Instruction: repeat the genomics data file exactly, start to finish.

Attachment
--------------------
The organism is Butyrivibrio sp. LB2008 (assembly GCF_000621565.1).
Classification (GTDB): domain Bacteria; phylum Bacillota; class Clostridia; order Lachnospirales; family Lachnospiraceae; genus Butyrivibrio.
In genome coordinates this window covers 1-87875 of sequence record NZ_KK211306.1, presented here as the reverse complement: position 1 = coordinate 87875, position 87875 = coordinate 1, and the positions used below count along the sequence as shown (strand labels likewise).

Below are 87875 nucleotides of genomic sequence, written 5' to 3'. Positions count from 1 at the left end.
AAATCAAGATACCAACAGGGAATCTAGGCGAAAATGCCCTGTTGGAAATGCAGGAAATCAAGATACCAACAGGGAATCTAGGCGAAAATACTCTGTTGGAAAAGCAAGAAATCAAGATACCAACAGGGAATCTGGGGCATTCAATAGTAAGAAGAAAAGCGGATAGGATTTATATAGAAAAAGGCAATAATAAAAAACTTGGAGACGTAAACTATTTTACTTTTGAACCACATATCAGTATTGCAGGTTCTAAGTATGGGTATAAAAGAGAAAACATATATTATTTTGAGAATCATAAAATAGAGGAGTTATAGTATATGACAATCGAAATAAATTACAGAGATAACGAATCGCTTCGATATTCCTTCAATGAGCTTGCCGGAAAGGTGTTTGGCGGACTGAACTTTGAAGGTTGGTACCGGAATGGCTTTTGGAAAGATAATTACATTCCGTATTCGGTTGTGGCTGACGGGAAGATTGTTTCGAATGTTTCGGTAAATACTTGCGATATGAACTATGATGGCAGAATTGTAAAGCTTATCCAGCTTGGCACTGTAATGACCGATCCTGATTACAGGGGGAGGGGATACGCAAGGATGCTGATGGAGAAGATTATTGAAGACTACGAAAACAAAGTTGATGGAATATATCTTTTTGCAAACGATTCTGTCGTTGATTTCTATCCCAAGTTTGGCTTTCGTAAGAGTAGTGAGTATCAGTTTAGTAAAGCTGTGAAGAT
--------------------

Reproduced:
The organism is Butyrivibrio sp. LB2008 (assembly GCF_000621565.1).
Classification (GTDB): domain Bacteria; phylum Bacillota; class Clostridia; order Lachnospirales; family Lachnospiraceae; genus Butyrivibrio.
In genome coordinates this window covers 1-87875 of sequence record NZ_KK211306.1, presented here as the reverse complement: position 1 = coordinate 87875, position 87875 = coordinate 1, and the positions used below count along the sequence as shown (strand labels likewise).

Below are 87875 nucleotides of genomic sequence, written 5' to 3'. Positions count from 1 at the left end.
AAATCAAGATACCAACAGGGAATCTAGGCGAAAATGCCCTGTTGGAAATGCAGGAAATCAAGATACCAACAGGGAATCTAGGCGAAAATACTCTGTTGGAAAAGCAAGAAATCAAGATACCAACAGGGAATCTGGGGCATTCAATAGTAAGAAGAAAAGCGGATAGGATTTATATAGAAAAAGGCAATAATAAAAAACTTGGAGACGTAAACTATTTTACTTTTGAACCACATATCAGTATTGCAGGTTCTAAGTATGGGTATAAAAGAGAAAACATATATTATTTTGAGAATCATAAAATAGAGGAGTTATAGTATATGACAATCGAAATAAATTACAGAGATAACGAATCGCTTCGATATTCCTTCAATGAGCTTGCCGGAAAGGTGTTTGGCGGACTGAACTTTGAAGGTTGGTACCGGAATGGCTTTTGGAAAGATAATTACATTCCGTATTCGGTTGTGGCTGACGGGAAGATTGTTTCGAATGTTTCGGTAAATACTTGCGATATGAACTATGATGGCAGAATTGTAAAGCTTATCCAGCTTGGCACTGTAATGACCGATCCTGATTACAGGGGGAGGGGATACGCAAGGATGCTGATGGAGAAGATTATTGAAGACTACGAAAACAAAGTTGATGGAATATATCTTTTTGCAAACGATTCTGTCGTTGATTTCTATCCCAAGTTTGGCTTTCGTAAGAGTAGTGAGTATCAGTTTAGTAAAGCTGTGAAGAT